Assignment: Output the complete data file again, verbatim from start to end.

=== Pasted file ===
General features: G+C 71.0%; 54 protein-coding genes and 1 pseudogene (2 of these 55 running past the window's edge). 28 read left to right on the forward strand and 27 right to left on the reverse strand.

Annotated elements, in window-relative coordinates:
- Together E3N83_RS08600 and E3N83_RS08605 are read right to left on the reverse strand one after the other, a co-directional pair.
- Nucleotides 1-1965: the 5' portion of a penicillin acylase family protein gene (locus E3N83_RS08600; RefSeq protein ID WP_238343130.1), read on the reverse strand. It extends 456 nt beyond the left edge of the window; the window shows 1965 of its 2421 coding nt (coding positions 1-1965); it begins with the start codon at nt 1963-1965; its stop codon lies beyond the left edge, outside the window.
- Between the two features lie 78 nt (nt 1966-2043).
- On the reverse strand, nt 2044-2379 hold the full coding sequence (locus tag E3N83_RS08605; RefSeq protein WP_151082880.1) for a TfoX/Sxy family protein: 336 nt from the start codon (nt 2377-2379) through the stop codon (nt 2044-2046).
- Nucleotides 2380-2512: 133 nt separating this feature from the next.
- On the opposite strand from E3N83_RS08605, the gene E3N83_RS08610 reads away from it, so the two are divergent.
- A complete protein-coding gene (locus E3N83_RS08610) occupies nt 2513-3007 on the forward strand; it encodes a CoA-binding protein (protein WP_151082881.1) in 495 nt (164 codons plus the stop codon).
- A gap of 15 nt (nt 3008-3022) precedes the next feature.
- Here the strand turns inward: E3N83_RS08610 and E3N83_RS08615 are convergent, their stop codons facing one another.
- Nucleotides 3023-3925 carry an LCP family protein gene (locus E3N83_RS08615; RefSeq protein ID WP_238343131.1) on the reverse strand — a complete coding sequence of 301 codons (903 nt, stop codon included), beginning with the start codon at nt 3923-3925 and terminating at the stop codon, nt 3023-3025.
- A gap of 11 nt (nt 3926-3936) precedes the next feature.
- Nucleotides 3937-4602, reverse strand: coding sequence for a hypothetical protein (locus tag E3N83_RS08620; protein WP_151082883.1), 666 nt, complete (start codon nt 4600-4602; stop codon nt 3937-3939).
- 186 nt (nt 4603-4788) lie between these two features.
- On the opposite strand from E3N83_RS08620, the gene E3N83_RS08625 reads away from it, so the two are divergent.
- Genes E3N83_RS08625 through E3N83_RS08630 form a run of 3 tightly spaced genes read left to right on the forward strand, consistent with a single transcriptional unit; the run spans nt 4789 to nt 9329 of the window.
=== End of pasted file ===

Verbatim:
General features: G+C 71.0%; 54 protein-coding genes and 1 pseudogene (2 of these 55 running past the window's edge). 28 read left to right on the forward strand and 27 right to left on the reverse strand.

Annotated elements, in window-relative coordinates:
- Together E3N83_RS08600 and E3N83_RS08605 are read right to left on the reverse strand one after the other, a co-directional pair.
- Nucleotides 1-1965: the 5' portion of a penicillin acylase family protein gene (locus E3N83_RS08600; RefSeq protein ID WP_238343130.1), read on the reverse strand. It extends 456 nt beyond the left edge of the window; the window shows 1965 of its 2421 coding nt (coding positions 1-1965); it begins with the start codon at nt 1963-1965; its stop codon lies beyond the left edge, outside the window.
- Between the two features lie 78 nt (nt 1966-2043).
- On the reverse strand, nt 2044-2379 hold the full coding sequence (locus tag E3N83_RS08605; RefSeq protein WP_151082880.1) for a TfoX/Sxy family protein: 336 nt from the start codon (nt 2377-2379) through the stop codon (nt 2044-2046).
- Nucleotides 2380-2512: 133 nt separating this feature from the next.
- On the opposite strand from E3N83_RS08605, the gene E3N83_RS08610 reads away from it, so the two are divergent.
- A complete protein-coding gene (locus E3N83_RS08610) occupies nt 2513-3007 on the forward strand; it encodes a CoA-binding protein (protein WP_151082881.1) in 495 nt (164 codons plus the stop codon).
- A gap of 15 nt (nt 3008-3022) precedes the next feature.
- Here the strand turns inward: E3N83_RS08610 and E3N83_RS08615 are convergent, their stop codons facing one another.
- Nucleotides 3023-3925 carry an LCP family protein gene (locus E3N83_RS08615; RefSeq protein ID WP_238343131.1) on the reverse strand — a complete coding sequence of 301 codons (903 nt, stop codon included), beginning with the start codon at nt 3923-3925 and terminating at the stop codon, nt 3023-3025.
- A gap of 11 nt (nt 3926-3936) precedes the next feature.
- Nucleotides 3937-4602, reverse strand: coding sequence for a hypothetical protein (locus tag E3N83_RS08620; protein WP_151082883.1), 666 nt, complete (start codon nt 4600-4602; stop codon nt 3937-3939).
- 186 nt (nt 4603-4788) lie between these two features.
- On the opposite strand from E3N83_RS08620, the gene E3N83_RS08625 reads away from it, so the two are divergent.
- Genes E3N83_RS08625 through E3N83_RS08630 form a run of 3 tightly spaced genes read left to right on the forward strand, consistent with a single transcriptional unit; the run spans nt 4789 to nt 9329 of the window.